More than 3,000 workers have filed complaints with OSHA since January 2020, alleging concerns over potential exposure to COVID-19, according to Freedom of Information Act records analyzed by the Washington Post. In the complaints, employees largely alleged they were exposed to COVID-19 hazards due to a lack of personal protective equipment (PPE), unsanitary conditions, and working in close proximity with others. With the onslaught of OSHA complaints already starting, and the push to reopen, employers should make sure to review OSHA’s guidance on coronavirus preparation and response, and implement safeguards to protect employees from exposure to COVID-19.
On April 13, 2020, OSHA issued an interim enforcement memo that details how the agency will handle the flood of complaints, referrals, and illness reports related to COVID-19. OSHA notes in the memo that the complaints received from employees may deal with:
The memo further explains that OSHA will prioritize those complaints from health care and emergency response employees, and that the agency will consider whether to conduct “Rapid Response Investigations” in lieu of onsite visits for fatality reports, hospitalizations, and other work-related incidents involving exposure to COVID-19.
In light of the scale of the COVID-19 outbreak, and OSHA’s limited resources, the agency will initiate inspections by taking into account worker exposure risk levels. Workplaces with higher risks of exposure to COVID-19, including hospitals treating suspected and confirmed COVID-19 patients, will be priorities for inspections. OSHA will also minimize in-person interactions and conduct inspection activities remotely to the maximum extent possible.
For employees in the low and medium exposure risk categories, the agency will typically not conduct an onsite inspection. Rather, it will likely conduct a “non-formal phone/fax investigation” through notices of alleged hazards, in the form of “Attachment 2” to the interim enforcement memo. In these notices, OSHA alerts the employer about the alleged hazards and requests a response with supporting documentation confirming that appropriate action has been taken or that no hazard exists.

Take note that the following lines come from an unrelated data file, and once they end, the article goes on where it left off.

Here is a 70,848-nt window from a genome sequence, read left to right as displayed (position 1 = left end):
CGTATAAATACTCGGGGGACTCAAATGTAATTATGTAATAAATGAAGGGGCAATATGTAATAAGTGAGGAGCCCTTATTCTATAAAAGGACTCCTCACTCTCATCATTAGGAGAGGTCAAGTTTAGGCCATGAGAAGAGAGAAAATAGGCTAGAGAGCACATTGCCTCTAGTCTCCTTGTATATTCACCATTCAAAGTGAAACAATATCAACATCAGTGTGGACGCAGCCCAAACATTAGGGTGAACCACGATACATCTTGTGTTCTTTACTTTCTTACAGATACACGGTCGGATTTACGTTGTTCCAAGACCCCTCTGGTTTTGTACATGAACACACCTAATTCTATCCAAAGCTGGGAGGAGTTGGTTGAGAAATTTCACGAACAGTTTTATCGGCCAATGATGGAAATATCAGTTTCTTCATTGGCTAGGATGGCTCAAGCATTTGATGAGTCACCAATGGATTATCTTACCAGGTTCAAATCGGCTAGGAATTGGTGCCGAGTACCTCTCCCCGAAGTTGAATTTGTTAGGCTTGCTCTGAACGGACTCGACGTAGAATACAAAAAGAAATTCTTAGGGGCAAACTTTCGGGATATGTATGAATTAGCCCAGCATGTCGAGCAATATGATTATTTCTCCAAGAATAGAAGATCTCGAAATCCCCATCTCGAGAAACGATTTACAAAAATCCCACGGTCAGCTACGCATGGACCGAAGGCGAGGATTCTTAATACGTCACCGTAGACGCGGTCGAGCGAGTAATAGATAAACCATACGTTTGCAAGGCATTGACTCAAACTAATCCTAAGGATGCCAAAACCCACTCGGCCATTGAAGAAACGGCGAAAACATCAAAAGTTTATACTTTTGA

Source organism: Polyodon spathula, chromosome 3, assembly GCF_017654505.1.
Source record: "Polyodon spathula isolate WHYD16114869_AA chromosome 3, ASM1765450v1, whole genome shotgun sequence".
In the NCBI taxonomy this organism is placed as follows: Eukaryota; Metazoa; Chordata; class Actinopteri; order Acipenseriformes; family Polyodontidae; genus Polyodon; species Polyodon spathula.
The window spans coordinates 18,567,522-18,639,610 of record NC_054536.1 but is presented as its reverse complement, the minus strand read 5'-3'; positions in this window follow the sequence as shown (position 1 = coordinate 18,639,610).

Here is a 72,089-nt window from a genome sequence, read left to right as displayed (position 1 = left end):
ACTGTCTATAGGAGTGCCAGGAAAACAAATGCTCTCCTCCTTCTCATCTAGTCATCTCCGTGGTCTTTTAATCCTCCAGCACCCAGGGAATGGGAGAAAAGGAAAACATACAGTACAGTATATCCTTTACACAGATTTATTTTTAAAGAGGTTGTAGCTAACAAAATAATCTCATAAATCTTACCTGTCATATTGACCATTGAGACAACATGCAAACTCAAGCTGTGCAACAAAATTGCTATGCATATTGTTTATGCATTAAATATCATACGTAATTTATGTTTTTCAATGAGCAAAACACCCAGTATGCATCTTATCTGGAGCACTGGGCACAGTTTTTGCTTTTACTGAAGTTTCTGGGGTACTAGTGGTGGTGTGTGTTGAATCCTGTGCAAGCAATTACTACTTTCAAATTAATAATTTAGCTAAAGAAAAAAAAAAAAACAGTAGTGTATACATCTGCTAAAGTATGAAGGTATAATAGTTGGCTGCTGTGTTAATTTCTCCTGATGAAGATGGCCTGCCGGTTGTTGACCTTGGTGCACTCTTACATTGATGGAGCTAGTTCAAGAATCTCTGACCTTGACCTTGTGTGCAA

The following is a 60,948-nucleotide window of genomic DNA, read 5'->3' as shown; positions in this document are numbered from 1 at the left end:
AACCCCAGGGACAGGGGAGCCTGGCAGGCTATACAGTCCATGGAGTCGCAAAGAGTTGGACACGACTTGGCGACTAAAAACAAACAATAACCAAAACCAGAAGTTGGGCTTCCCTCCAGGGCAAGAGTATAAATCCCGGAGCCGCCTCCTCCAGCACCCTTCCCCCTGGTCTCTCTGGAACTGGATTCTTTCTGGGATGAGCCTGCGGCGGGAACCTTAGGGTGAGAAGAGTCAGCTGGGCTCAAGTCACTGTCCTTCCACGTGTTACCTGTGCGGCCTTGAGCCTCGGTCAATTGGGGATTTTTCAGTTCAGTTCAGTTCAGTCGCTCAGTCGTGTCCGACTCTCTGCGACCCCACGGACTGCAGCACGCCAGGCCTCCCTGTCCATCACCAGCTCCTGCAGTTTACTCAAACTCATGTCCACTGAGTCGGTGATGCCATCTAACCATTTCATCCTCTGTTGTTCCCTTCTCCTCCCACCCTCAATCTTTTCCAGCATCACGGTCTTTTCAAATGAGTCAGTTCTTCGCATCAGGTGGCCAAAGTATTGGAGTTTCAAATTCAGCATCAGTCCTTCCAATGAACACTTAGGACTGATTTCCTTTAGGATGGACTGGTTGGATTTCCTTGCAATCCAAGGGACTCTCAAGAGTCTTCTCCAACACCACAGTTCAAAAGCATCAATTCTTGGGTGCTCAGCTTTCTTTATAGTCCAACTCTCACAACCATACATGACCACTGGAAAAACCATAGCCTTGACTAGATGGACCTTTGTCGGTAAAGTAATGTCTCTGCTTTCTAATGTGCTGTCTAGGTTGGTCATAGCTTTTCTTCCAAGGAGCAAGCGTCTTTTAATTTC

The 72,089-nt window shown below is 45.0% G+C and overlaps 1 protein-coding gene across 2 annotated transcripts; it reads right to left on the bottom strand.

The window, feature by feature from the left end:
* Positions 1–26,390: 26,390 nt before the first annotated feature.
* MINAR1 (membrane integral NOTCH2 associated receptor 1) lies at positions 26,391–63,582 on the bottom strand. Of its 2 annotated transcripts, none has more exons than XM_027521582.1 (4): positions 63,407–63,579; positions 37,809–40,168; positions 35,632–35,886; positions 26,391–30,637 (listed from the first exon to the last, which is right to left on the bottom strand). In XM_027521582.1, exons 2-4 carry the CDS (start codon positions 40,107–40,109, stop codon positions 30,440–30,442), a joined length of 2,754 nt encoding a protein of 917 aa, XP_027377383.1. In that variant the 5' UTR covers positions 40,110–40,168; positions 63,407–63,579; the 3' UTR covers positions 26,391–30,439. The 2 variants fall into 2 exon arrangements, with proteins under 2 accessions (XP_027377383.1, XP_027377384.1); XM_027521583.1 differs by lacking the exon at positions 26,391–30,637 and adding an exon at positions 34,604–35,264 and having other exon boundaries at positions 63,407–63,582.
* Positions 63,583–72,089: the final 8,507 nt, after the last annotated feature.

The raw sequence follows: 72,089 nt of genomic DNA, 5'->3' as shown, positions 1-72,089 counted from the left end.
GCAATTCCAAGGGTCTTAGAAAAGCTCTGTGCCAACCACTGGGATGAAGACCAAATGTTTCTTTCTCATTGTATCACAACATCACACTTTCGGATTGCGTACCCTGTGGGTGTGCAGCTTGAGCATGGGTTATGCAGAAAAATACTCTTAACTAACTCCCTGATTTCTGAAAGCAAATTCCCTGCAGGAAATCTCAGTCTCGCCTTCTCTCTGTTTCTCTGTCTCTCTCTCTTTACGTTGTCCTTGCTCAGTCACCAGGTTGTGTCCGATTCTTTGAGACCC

In addition, on April 16, 2020, OSHA issued another enforcement memo, in which the agency recognizes that due to business closures and the limited availability of consultants and contractors that provide safety training and other services, it will exercise discretion with respect to annual or recurring training, audit, and other requirements that would be difficult or impossible to comply with during the COVID-19 pandemic. OSHA will evaluate employers’ good faith efforts to comply with applicable safety standards, such as conducting training remotely or promptly re-scheduling annual training or audits once business operations resume.
The agency also listed the below examples of areas in which annual or periodic requirements will be relaxed if employers demonstrate good faith:
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